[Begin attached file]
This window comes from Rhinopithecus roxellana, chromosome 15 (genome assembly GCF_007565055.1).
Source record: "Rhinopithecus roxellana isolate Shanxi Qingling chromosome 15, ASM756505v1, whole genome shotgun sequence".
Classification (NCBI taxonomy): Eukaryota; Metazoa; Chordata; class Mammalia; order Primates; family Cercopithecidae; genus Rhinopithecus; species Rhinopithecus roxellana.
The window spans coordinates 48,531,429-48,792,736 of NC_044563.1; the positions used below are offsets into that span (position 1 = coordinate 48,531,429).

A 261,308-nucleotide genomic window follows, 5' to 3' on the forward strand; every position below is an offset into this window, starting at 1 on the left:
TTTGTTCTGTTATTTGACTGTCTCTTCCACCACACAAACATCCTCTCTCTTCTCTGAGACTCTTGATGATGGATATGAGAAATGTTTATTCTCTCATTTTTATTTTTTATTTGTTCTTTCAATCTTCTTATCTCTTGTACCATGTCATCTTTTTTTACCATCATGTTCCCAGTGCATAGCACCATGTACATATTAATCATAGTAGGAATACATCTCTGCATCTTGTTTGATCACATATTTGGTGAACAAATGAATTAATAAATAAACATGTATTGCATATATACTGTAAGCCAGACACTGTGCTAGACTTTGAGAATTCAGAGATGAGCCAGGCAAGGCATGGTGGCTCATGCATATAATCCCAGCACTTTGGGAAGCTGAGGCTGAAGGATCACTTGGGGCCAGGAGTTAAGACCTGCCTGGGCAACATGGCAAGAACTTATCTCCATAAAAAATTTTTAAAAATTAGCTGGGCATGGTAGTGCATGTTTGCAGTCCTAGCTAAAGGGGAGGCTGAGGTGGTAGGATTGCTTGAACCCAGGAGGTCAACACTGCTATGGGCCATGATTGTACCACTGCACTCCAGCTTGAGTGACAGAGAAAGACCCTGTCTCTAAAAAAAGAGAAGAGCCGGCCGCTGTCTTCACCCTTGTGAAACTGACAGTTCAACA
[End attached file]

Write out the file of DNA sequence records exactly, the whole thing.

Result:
This window comes from Rhinopithecus roxellana, chromosome 15 (genome assembly GCF_007565055.1).
Source record: "Rhinopithecus roxellana isolate Shanxi Qingling chromosome 15, ASM756505v1, whole genome shotgun sequence".
Classification (NCBI taxonomy): Eukaryota; Metazoa; Chordata; class Mammalia; order Primates; family Cercopithecidae; genus Rhinopithecus; species Rhinopithecus roxellana.
The window spans coordinates 48,531,429-48,792,736 of NC_044563.1; the positions used below are offsets into that span (position 1 = coordinate 48,531,429).

A 261,308-nucleotide genomic window follows, 5' to 3' on the forward strand; every position below is an offset into this window, starting at 1 on the left:
TTTGTTCTGTTATTTGACTGTCTCTTCCACCACACAAACATCCTCTCTCTTCTCTGAGACTCTTGATGATGGATATGAGAAATGTTTATTCTCTCATTTTTATTTTTTATTTGTTCTTTCAATCTTCTTATCTCTTGTACCATGTCATCTTTTTTTACCATCATGTTCCCAGTGCATAGCACCATGTACATATTAATCATAGTAGGAATACATCTCTGCATCTTGTTTGATCACATATTTGGTGAACAAATGAATTAATAAATAAACATGTATTGCATATATACTGTAAGCCAGACACTGTGCTAGACTTTGAGAATTCAGAGATGAGCCAGGCAAGGCATGGTGGCTCATGCATATAATCCCAGCACTTTGGGAAGCTGAGGCTGAAGGATCACTTGGGGCCAGGAGTTAAGACCTGCCTGGGCAACATGGCAAGAACTTATCTCCATAAAAAATTTTTAAAAATTAGCTGGGCATGGTAGTGCATGTTTGCAGTCCTAGCTAAAGGGGAGGCTGAGGTGGTAGGATTGCTTGAACCCAGGAGGTCAACACTGCTATGGGCCATGATTGTACCACTGCACTCCAGCTTGAGTGACAGAGAAAGACCCTGTCTCTAAAAAAAGAGAAGAGCCGGCCGCTGTCTTCACCCTTGTGAAACTGACAGTTCAACA